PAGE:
Purplepoodle Mon 06-Jul-15 19:33:29

It's the same for low skilled older people too. Zero hour contracts should be abolished

Fatstacks Mon 06-Jul-15 19:36:33

Aw cheers smile

I'm just bloody despondent today.
He is a good lad, doesn't drink or go out causing mayhem.
It's feeling like he's doomed to some sort of Jarrow March situation like in a Catherine Cookson novel sad

Both me and DP work in the military and DS has asthma and is dyslexic so a military career is out. Most of our friends and acquaintance are military too.

He's doing ITC at college so we are just populating a map with places he can volunteer at. He's on the waiting list for the local city farm and even the dementia cafe.
He needs experience not money but at every corner there is some barrier.

Mayvis Mon 06-Jul-15 19:37:19

What about bar work?

Most places are willing to take on someone unexperienced as long as they're up for weekend evening work. Great social job plus it's always handy to know how to pour a pint.

TheWitTank Mon 06-Jul-15 19:41:38

Poor lad -you are not being pfb at all.
I second the bar work idea or waiter work?

irretating Mon 06-Jul-15 19:42:38

YANBU, his story is very similar to a young lad who volunteers for us. He's few years older than your son but hasn't had a proper job since leaving education, just little bits of work here and there. We're trying to get him on to an apprenticeship. Is that something that would work for your son?

Fatstacks Mon 06-Jul-15 19:43:31

I did bar work back in the day when one for yourself was encouraged Mayvis there is a quiet dignity about knowing how a black n tan is made.
He's C.V. dropped our local pubs but, like our Mac and McDonald's, they prefer to employ females to avoid hassle.

It's shit, he's ideal for bar work.

dementedma Mon 06-Jul-15 19:47:55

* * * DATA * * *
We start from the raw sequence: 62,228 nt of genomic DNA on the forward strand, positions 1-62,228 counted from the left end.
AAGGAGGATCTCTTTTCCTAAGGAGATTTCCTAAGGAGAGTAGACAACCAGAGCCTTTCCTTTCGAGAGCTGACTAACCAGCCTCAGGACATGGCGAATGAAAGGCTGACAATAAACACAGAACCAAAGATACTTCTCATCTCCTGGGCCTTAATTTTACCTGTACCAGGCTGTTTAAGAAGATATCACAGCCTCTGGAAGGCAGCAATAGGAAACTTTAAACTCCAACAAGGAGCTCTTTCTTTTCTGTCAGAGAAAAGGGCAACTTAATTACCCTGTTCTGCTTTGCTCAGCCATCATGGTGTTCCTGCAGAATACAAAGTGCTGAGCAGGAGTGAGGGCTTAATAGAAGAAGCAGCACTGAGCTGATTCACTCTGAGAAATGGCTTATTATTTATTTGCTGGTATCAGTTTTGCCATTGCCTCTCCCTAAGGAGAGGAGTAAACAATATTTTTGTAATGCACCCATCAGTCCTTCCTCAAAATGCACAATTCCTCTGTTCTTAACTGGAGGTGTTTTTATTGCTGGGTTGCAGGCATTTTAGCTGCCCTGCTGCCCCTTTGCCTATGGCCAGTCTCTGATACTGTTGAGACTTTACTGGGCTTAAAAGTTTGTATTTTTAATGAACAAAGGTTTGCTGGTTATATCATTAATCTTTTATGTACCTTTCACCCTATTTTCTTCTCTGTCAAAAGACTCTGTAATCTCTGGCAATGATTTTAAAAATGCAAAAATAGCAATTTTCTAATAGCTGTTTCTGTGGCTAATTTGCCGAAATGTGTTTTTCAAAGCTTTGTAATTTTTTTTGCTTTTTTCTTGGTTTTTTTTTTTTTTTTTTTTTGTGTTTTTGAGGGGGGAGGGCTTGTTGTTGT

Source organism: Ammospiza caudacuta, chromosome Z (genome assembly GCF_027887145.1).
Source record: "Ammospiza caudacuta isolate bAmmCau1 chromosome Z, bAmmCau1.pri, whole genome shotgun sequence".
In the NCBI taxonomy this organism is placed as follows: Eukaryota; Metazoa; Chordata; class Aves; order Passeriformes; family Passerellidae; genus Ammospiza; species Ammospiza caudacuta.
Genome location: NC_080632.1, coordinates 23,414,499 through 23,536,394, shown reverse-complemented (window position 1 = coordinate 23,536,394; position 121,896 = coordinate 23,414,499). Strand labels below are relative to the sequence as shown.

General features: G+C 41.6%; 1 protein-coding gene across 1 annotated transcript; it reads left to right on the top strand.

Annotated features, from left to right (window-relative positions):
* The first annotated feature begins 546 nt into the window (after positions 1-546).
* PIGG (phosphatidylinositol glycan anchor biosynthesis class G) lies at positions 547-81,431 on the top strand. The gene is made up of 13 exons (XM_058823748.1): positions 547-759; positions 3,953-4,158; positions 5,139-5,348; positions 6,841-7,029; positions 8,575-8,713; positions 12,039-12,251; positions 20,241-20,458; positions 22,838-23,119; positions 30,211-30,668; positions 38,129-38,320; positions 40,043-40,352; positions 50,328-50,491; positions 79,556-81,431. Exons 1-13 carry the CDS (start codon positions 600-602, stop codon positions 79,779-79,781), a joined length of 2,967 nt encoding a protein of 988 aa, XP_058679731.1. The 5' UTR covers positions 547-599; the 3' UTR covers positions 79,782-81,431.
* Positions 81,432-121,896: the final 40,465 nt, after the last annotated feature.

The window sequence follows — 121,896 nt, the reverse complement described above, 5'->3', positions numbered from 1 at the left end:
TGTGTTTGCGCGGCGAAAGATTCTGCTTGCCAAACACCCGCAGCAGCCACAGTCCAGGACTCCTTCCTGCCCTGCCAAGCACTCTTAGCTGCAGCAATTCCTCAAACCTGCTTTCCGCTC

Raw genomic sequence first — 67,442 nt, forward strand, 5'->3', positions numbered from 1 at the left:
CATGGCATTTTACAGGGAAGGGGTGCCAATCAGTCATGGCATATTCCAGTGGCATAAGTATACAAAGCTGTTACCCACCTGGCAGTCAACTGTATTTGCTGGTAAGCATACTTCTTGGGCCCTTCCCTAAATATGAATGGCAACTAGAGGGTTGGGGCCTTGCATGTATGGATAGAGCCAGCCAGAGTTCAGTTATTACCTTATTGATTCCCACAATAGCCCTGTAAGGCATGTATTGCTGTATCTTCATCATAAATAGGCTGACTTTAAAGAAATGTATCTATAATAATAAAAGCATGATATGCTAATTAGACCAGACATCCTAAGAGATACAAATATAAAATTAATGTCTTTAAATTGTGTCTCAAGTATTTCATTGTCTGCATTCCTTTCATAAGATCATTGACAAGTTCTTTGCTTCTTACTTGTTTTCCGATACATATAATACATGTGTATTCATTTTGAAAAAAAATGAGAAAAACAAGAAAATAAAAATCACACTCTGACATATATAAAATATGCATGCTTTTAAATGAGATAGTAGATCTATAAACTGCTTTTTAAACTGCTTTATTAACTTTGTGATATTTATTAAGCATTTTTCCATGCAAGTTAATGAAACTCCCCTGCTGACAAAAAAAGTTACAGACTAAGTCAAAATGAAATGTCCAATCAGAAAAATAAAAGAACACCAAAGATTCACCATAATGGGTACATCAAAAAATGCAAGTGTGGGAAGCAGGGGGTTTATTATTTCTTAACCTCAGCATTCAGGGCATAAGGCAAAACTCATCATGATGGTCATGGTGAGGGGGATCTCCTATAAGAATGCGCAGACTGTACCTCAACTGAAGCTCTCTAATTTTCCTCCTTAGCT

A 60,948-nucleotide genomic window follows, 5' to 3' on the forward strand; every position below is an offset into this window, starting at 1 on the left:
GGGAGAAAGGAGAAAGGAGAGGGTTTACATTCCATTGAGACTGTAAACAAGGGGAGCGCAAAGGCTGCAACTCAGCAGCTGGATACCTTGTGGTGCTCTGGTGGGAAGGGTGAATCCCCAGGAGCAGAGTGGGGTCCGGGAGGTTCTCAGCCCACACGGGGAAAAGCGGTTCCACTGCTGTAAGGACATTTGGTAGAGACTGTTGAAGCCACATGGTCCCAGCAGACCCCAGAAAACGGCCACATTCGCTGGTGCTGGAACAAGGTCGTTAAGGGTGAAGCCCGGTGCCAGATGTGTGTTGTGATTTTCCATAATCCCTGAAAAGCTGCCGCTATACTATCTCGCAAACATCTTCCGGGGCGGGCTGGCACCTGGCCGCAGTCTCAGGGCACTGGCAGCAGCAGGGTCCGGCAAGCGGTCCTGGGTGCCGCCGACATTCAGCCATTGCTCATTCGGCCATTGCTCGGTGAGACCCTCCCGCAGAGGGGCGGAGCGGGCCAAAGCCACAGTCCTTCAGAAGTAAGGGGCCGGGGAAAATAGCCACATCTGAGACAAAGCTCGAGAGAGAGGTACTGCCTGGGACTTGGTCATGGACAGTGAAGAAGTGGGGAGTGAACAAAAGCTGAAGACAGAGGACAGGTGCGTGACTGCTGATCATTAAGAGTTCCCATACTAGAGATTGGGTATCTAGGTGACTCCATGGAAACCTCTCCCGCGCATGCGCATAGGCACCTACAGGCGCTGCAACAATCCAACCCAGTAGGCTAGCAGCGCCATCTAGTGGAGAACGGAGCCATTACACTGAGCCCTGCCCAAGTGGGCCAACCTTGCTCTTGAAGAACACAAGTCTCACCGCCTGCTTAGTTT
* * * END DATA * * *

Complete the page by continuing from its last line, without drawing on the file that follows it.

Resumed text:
I feel your pain. Two young adult DDS here working their way through uni and open uni. One in a coffee shop, one finally managed to get a reception job after about 40 applications. Started in June and has yet to be paid a penny. It's bloody hard for youngsters today.

Chips1999 Mon 06-Jul-15 19:52:23

I feel sorry for him it sounds really hard. I don't know what the solution is other than to keep his head up and keep trying. I started off with a dish washing job in a cafe, it was hard work but I really enjoyed being able to earn my own money. Fingers crossed for him.

DisgraceToTheYChromosome Mon 06-Jul-15 20:00:39

It's bloody horrible, especially for working class young men. DD has a good weekend job, but we know perfectly well that she got it because good looking size 10 females with Received Pronunciation are in demand.

Frasras11 Mon 06-Jul-15 20:10:39

Is there an NHS trust near you? They often have staff banks for catering, portering and admin. Yes they are zero hours but you basically choose your shifts from those released. It's worth looking into. Our trust does apprenticeship schemes as well. And they'll pay for your DBS check.